The State of Our Soil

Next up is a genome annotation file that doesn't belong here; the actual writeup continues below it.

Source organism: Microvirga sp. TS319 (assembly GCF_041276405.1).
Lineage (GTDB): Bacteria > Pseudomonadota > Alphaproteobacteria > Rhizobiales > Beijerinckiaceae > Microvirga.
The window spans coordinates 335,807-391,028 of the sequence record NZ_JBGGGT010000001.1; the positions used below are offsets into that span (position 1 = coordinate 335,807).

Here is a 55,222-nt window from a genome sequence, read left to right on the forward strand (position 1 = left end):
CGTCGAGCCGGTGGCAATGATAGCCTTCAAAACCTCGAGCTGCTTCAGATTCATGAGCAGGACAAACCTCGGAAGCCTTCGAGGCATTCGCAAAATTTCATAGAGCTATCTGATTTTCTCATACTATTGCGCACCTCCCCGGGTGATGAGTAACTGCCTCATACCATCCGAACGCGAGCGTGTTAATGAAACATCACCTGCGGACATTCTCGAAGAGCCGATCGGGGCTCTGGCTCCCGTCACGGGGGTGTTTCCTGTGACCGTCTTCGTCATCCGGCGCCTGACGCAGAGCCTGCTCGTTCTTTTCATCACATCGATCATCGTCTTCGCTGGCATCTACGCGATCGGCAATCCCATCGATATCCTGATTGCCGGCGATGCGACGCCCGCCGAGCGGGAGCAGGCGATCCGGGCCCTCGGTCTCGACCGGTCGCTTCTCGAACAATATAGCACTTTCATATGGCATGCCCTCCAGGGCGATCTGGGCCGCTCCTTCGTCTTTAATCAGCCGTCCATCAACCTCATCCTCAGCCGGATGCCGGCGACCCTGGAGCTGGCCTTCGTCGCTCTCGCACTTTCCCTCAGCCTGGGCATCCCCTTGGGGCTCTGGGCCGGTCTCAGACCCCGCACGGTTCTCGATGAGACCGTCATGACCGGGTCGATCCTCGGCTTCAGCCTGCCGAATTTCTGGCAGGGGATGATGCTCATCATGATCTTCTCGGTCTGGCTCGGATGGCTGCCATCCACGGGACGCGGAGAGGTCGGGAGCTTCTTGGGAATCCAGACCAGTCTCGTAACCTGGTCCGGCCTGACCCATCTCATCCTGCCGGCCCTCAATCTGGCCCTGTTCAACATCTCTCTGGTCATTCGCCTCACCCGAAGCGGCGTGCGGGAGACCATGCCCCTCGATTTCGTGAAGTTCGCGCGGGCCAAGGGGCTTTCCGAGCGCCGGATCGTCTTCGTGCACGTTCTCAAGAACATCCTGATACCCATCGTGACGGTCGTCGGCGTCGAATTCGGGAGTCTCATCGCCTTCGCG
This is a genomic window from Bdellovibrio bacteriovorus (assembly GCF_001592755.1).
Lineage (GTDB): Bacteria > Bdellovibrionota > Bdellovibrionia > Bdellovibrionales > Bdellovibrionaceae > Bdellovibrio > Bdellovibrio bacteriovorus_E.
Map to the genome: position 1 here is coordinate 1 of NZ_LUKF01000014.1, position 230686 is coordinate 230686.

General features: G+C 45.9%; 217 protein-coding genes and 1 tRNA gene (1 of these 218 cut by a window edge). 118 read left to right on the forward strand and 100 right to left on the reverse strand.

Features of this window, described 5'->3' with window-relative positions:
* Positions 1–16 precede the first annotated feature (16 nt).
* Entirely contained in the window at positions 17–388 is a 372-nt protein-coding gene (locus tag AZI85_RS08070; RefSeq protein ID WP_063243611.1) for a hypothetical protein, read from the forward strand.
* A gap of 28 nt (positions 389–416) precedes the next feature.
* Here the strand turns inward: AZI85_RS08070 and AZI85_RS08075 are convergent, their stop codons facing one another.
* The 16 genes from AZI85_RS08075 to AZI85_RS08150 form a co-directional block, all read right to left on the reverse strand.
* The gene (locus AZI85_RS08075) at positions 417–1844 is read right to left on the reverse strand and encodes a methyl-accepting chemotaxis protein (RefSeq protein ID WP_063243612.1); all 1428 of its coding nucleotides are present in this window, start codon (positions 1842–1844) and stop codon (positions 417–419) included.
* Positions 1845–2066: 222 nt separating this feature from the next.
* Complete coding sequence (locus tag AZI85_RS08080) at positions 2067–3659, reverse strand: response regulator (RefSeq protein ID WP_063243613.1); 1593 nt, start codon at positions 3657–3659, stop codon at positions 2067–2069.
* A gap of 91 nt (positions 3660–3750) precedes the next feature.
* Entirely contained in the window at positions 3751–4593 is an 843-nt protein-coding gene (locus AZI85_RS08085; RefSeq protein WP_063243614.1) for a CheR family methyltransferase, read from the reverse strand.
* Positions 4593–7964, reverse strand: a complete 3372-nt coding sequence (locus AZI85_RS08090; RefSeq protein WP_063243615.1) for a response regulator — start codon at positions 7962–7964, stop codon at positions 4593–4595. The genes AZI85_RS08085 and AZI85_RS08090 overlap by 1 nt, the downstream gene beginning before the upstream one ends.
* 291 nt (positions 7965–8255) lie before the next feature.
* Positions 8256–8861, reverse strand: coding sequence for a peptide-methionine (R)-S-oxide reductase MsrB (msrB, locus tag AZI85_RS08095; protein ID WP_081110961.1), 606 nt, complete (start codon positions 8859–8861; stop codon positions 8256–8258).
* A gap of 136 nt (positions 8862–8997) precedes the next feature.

“Soil is an ecosystem in itself,” writes Ellie Athanasis, “made up of mineral particles, water, air, plant roots, organic matter, earthworms, lice, spiders and of course microorganisms, such as bacteria and fungi.” Our current global soil condition is alarming; failure to protect our soils has resulted in the loss of 24 billion tonnes of fertile soil each year. Referring to the Soil Atlas, a jointly published work by Heinrich Böll Foundation and the Institute for Advanced Sustainability Studies, Athanasis emphasizes the importance of farmers’ role in soil fertility and advocates for the agricultural methods that have traditionally been used by smallholder farmers around the world. In recognition of 2015 being the International Year of Soils, as designated by the United Nations, Athanasis sees resources like the Soil Atlas as critical material in “creating movement to drive the changes that are needed” and groups such as La Via Campesina as fundamental in uniting smallholder farmers in the face of industrial agriculture. With this kind of reinforcement, the importance of soil will remain in the forefront of the discussion around resilient and sustainable food and farming.